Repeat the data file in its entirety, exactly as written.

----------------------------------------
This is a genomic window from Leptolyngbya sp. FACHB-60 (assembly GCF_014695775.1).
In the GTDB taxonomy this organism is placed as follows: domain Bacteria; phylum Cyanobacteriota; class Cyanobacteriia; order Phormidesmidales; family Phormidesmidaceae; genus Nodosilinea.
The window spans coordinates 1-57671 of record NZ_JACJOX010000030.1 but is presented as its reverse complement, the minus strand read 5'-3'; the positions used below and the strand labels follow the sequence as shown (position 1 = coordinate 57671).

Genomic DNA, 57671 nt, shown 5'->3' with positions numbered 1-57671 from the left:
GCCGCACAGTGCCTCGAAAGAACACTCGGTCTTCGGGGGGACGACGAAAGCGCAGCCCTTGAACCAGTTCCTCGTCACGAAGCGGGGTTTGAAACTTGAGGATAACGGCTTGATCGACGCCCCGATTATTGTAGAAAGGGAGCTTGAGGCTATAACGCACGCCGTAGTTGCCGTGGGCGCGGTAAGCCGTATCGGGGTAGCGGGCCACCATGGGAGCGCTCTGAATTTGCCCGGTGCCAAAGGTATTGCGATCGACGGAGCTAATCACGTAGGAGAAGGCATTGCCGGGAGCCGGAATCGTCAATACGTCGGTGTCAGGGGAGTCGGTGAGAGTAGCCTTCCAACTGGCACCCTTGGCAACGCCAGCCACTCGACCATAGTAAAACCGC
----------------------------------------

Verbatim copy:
This is a genomic window from Leptolyngbya sp. FACHB-60 (assembly GCF_014695775.1).
In the GTDB taxonomy this organism is placed as follows: domain Bacteria; phylum Cyanobacteriota; class Cyanobacteriia; order Phormidesmidales; family Phormidesmidaceae; genus Nodosilinea.
The window spans coordinates 1-57671 of record NZ_JACJOX010000030.1 but is presented as its reverse complement, the minus strand read 5'-3'; the positions used below and the strand labels follow the sequence as shown (position 1 = coordinate 57671).

Genomic DNA, 57671 nt, shown 5'->3' with positions numbered 1-57671 from the left:
GCCGCACAGTGCCTCGAAAGAACACTCGGTCTTCGGGGGGACGACGAAAGCGCAGCCCTTGAACCAGTTCCTCGTCACGAAGCGGGGTTTGAAACTTGAGGATAACGGCTTGATCGACGCCCCGATTATTGTAGAAAGGGAGCTTGAGGCTATAACGCACGCCGTAGTTGCCGTGGGCGCGGTAAGCCGTATCGGGGTAGCGGGCCACCATGGGAGCGCTCTGAATTTGCCCGGTGCCAAAGGTATTGCGATCGACGGAGCTAATCACGTAGGAGAAGGCATTGCCGGGAGCCGGAATCGTCAATACGTCGGTGTCAGGGGAGTCGGTGAGAGTAGCCTTCCAACTGGCACCCTTGGCAACGCCAGCCACTCGACCATAGTAAAACCGC